of $\phi(p,2k)$ is:
\begin{eqnarray}
\phi_{STP}(p,2k)=\frac{1}{2N-1}\sum_{j\in {\Bbb Z}}h_N(j+k)h_N^{*}(j-k)e^{ipj}
\label{e.wigner.8}
\end{eqnarray}
leading to the well-known $short$ $time$ $periodogram$:
\begin{eqnarray}
STP(n,\nu)=\frac{1}{2N-1}|\sum_{j\in {\Bbb Z}}X(k)h_N(k-n)e^{-i\nu n}|^2
\label{e.wigner.9}
\end{eqnarray}
which actually is the classical periodogram of the signal to which has
been applied a sliding window; smoothed versions may be obtained for this
estimator\cite{flandrin}
If now $\phi(p,2k)$ is chosen to be:
\begin{eqnarray}
\phi_{SPW}(p,2k)=|h_N(k)|^2\sum_{m\in {\Bbb Z}}g_M(m)e^{-ipm}
\label{e.wigner.10}
\end{eqnarray}
equation (\ref{e.wigner.6}) particularizes in the $smoothed$
$pseudo$-$wigner$ spectral estimator:
\begin{eqnarray}
PW(n,\nu)=2\sum_{k\in {\Bbb Z}}e^{-i2\nu k}|h_N(k)|^2\sum_{m\in {\Bbb Z}}g_M(m)X(n+m-k)X^{*}(n+m-k)
\label{e.wigner.11}
\end{eqnarray}
where $h_N(k)$ and $g_M(m)$ are windows with respective length
$2N-1$ and $2M-1$.
One major advantage in chosing
$\phi_{SPW}(n,2k)$ is that it is a separable function, so that independent
smoothing can be applied in the time and frequency directions, as opposed
to $\phi_{STP}(n,2k)$ which is governed by ``uncertainty relations''
between the time and frequency weightings. Thence,
the bias, known to be introduced by weighting functions in spectral
estimation, can be controlled separately for the pseudo-wigner estimator.
Morever, in the case of unsmoothed pseudo-wigner ($M=1$), the bias in the
time direction vanishes while always present for the short time periodogram.
Now, we can compute the wigner spectrum estimator:
let $x(n)$ denote the analytical signal of the sampled realization of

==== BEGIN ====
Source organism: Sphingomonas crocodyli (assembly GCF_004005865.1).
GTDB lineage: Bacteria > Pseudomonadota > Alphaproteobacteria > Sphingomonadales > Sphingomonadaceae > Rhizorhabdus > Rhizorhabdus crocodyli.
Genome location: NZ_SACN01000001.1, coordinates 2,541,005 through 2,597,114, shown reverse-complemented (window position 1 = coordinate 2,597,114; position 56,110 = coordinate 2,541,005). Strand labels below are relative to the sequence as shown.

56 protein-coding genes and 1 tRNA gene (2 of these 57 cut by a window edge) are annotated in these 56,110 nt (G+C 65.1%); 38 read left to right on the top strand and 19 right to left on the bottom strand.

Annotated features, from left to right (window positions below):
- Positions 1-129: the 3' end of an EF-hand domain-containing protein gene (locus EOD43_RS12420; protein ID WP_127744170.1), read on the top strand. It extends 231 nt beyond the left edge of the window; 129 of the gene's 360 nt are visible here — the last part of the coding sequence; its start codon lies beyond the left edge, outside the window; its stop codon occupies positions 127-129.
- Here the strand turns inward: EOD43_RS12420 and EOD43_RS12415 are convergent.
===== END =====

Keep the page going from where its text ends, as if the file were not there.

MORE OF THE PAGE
the process $X(t)$. Setting $M=1$ (unsmoothed estimator)
and $\nu_l\stackrel{\mbox{def}}{=}\pi(l/N)$,
we can write with the help of (\ref{e.wigner.10}):
\begin{eqnarray}
PW(n,\nu_l)&=&2\sum_{k=-N+1}^{N-1}e^{-i2k\pi(l/N)}|h_N(k)|^2x(n+k)x^{*}(n-k) \\
&=&2(2Re\{\sum_{k=0}^{N-1}e^{-i2k\pi(l/N)}|h_N(k)|^2x(n+k)x^{*}(n-k)\}-|x(n)|^2) \nonumber
\label{e.wigner.12}
\end{eqnarray}
and this expression may be easily computed via the FFT with the Scilab
function {\tt wigner}.
\paragraph{Example 1}: The following example is taken from \cite{flandrin}: the signal is a finite
duration sinusoid modulated by a parabola:
\[
S(t)=\left\{ \begin{array}{ll}
p(t)\sin(\frac{2\pi}{16}t+u(t-488)\pi) & 408 < t < 568 \\ \\
0 & 0 \le t \le 408 \; ; \; 567 \le t \le 951
\end{array}
\right.
\]
$p(t)$ is the parabola taking its maximum in $t=488$, $u(t)$ is the
unit step function, $h_N$ is the $64$-point rectangular window; the time
and frequency increments are respectively equal to $12$ and $\pi/128$; $M$
has been set to one (unsmoothed estimator). The signal generation and wigner
spectrum computation are then as follows:
\verbatok{\Diary wigner1.dia}
\end{verbatim}
%%%%%%%%%%%
\input{\Figdir wigner1.tex}
\dessin{{\tt exec('wigner1.code')} Wigner analysis. Sinusoid modulated by a parabola}{wigner.fig1}
%%%%%%%%%%
%\paragraph{Example 2}: For the purpose of easy visualization, this example
%presents the case of a linearly sweeped frequency sinusoid: the frequency
%is swept from $50$ $Hz$ to $55$ $Hz$ with a sampling frequency $200$ $Hz$:
%see figure \ref{wigner.fig2}.
%The results of a Wigner analysis appear on figure\ref{wigner.fig3}.
%%%%%%%%%%%
%\input{\Figdir wigner2.tex}
%\dessin{{\tt exec('wigner2.code')} Wigner analysis. Linear FM signal}{wigner.fi%g2}
%%%%%%%%%%
%\end{document}